Editor’s Note: Mieke Eoyang is vice president for Third Way’s National Security Program and a board member for the Leadership Council for Women in National Security. Formerly, she worked on Capitol Hill, for Rep. Anna Eshoo, D-California, and Sen. Edward Kennedy, D-Massachusetts, and for several committees, including the House Permanent Select Committee on Intelligence, with a focus on matters of military and intelligence policy. The views expressed here are hers. Read more opinion on CNN.
When Rep. Matt Gaetz, R-Florida, and 25 other Republicans stormed into an impeachment deposition scheduled with a senior Defense Department official in the secure hearing room in the Capitol, it may have seemed like just another stunt made for television.
The members gathered at the base of a spiral staircase, full of indignation, to hold a news conference. Then, followed by cameras, they marched down the hallway to the heavy wooden door of the House Intelligence Committee. In doing so, they brushed past the Capitol Police assigned to protect that space, and past the bank of cabinets designed to hold any electronic devices of those who enter the room.
For them, this stunt was just another attempt to distract from the continuing stream of witnesses testifying to the President’s shameless attempts to extort from Ukraine an investigation into his most-feared rival. However, when they entered the secure room, phones out, recording the scene, these GOP members showed a rash disregard for the security protocols designed to keep America’s secrets safe.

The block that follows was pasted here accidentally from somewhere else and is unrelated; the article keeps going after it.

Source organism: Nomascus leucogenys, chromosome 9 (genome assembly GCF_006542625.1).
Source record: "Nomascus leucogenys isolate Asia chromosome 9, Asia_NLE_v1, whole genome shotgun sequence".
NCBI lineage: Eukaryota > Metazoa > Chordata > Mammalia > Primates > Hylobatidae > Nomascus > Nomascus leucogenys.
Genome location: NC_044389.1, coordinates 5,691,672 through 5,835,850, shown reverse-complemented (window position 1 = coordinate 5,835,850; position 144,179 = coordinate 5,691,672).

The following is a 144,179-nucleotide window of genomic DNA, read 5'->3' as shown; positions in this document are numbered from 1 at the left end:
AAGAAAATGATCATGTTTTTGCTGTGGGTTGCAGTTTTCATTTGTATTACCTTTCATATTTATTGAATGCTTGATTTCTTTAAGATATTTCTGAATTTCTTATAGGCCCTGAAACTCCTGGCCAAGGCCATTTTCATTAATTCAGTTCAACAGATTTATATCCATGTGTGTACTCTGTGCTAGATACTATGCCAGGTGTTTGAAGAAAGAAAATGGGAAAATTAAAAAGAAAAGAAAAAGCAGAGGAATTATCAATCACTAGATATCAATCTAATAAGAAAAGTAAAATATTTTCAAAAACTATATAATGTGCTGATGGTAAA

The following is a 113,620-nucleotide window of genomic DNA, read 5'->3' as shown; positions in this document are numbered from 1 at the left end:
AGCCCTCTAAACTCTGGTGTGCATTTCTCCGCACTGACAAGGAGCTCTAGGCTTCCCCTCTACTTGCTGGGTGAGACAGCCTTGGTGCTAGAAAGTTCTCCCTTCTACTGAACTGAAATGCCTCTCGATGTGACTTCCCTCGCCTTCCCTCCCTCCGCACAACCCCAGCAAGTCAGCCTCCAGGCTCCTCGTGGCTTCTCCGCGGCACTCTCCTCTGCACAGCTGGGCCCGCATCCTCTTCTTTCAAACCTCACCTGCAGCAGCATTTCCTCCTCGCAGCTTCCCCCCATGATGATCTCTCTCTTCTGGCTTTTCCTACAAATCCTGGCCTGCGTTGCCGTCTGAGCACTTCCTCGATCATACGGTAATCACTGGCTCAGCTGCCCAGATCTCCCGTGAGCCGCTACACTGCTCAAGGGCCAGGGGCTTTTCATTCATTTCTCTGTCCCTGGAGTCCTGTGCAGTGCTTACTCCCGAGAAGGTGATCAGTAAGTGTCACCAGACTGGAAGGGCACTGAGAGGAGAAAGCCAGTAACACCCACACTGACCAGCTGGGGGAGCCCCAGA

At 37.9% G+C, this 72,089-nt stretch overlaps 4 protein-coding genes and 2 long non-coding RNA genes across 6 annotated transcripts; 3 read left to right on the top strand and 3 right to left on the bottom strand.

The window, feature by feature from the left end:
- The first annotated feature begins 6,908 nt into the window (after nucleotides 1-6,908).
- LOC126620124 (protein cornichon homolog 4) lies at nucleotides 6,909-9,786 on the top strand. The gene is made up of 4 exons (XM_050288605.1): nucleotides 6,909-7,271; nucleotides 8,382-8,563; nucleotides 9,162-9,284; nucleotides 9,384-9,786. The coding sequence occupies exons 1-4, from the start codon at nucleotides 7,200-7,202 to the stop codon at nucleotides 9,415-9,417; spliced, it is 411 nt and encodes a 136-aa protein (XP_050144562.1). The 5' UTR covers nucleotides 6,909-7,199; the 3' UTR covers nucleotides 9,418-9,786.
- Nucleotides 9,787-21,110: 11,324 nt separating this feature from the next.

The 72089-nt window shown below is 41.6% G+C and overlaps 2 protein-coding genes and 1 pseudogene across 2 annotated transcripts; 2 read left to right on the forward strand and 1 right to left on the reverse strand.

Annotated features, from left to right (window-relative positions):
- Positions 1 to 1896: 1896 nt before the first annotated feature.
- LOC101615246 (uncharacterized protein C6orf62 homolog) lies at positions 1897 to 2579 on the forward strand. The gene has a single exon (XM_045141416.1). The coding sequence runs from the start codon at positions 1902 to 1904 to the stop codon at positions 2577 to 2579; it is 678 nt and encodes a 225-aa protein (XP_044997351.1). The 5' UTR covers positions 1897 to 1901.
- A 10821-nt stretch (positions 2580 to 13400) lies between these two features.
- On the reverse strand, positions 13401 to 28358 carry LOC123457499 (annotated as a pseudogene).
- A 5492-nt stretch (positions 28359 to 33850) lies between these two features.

To the casual observer, it may have seemed a small thing that they took their phones inside. But to national security professionals, it was a serious breach. The chamber that they had entered, known as a “Sensitive Compartmented Information Facility,” or SCIF, is designed to allow people to discuss and work on classified information. These rooms are carefully designed and controlled to prevent eavesdropping, electronic surveillance or other signals collection from revealing the nation’s secrets.
Working in any SCIF can be a challenging experience. People who work in these facilities take their security protocols very seriously, because they know the sensitivity of the information they are designed to protect. You sit behind a vault door, often in a room with no windows, surrounded by highly sensitive information that you have an obligation to safeguard. You check your electronic devices outside the room; accidentally bringing them in can trigger a reprimand, an investigation or worse – if the violation is intentional, it could include a loss of clearance or even your job.